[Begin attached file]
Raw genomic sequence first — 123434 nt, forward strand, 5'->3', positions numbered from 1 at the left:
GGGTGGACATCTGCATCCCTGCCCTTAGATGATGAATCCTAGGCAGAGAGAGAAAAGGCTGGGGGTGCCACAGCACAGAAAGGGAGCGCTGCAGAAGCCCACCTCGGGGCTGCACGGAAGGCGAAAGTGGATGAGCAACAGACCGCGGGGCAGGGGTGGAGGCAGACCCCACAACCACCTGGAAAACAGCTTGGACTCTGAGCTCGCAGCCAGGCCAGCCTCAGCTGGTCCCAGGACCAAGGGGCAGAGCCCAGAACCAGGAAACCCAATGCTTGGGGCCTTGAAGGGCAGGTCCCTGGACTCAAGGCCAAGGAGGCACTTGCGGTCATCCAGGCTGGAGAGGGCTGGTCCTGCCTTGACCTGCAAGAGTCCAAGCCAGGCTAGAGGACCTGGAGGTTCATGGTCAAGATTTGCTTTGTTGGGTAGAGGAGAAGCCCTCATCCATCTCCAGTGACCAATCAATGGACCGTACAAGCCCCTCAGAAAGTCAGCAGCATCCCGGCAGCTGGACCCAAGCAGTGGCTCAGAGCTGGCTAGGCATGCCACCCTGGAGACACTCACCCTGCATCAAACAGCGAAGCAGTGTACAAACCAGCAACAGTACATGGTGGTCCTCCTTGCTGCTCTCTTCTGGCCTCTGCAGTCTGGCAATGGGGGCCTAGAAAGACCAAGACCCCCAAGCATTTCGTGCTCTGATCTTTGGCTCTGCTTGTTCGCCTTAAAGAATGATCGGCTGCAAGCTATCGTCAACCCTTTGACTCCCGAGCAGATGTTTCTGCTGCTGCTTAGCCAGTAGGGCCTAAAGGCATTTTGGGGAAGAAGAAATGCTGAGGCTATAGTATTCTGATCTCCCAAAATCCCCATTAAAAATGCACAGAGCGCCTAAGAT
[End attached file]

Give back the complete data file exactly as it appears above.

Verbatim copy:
Raw genomic sequence first — 123434 nt, forward strand, 5'->3', positions numbered from 1 at the left:
GGGTGGACATCTGCATCCCTGCCCTTAGATGATGAATCCTAGGCAGAGAGAGAAAAGGCTGGGGGTGCCACAGCACAGAAAGGGAGCGCTGCAGAAGCCCACCTCGGGGCTGCACGGAAGGCGAAAGTGGATGAGCAACAGACCGCGGGGCAGGGGTGGAGGCAGACCCCACAACCACCTGGAAAACAGCTTGGACTCTGAGCTCGCAGCCAGGCCAGCCTCAGCTGGTCCCAGGACCAAGGGGCAGAGCCCAGAACCAGGAAACCCAATGCTTGGGGCCTTGAAGGGCAGGTCCCTGGACTCAAGGCCAAGGAGGCACTTGCGGTCATCCAGGCTGGAGAGGGCTGGTCCTGCCTTGACCTGCAAGAGTCCAAGCCAGGCTAGAGGACCTGGAGGTTCATGGTCAAGATTTGCTTTGTTGGGTAGAGGAGAAGCCCTCATCCATCTCCAGTGACCAATCAATGGACCGTACAAGCCCCTCAGAAAGTCAGCAGCATCCCGGCAGCTGGACCCAAGCAGTGGCTCAGAGCTGGCTAGGCATGCCACCCTGGAGACACTCACCCTGCATCAAACAGCGAAGCAGTGTACAAACCAGCAACAGTACATGGTGGTCCTCCTTGCTGCTCTCTTCTGGCCTCTGCAGTCTGGCAATGGGGGCCTAGAAAGACCAAGACCCCCAAGCATTTCGTGCTCTGATCTTTGGCTCTGCTTGTTCGCCTTAAAGAATGATCGGCTGCAAGCTATCGTCAACCCTTTGACTCCCGAGCAGATGTTTCTGCTGCTGCTTAGCCAGTAGGGCCTAAAGGCATTTTGGGGAAGAAGAAATGCTGAGGCTATAGTATTCTGATCTCCCAAAATCCCCATTAAAAATGCACAGAGCGCCTAAGAT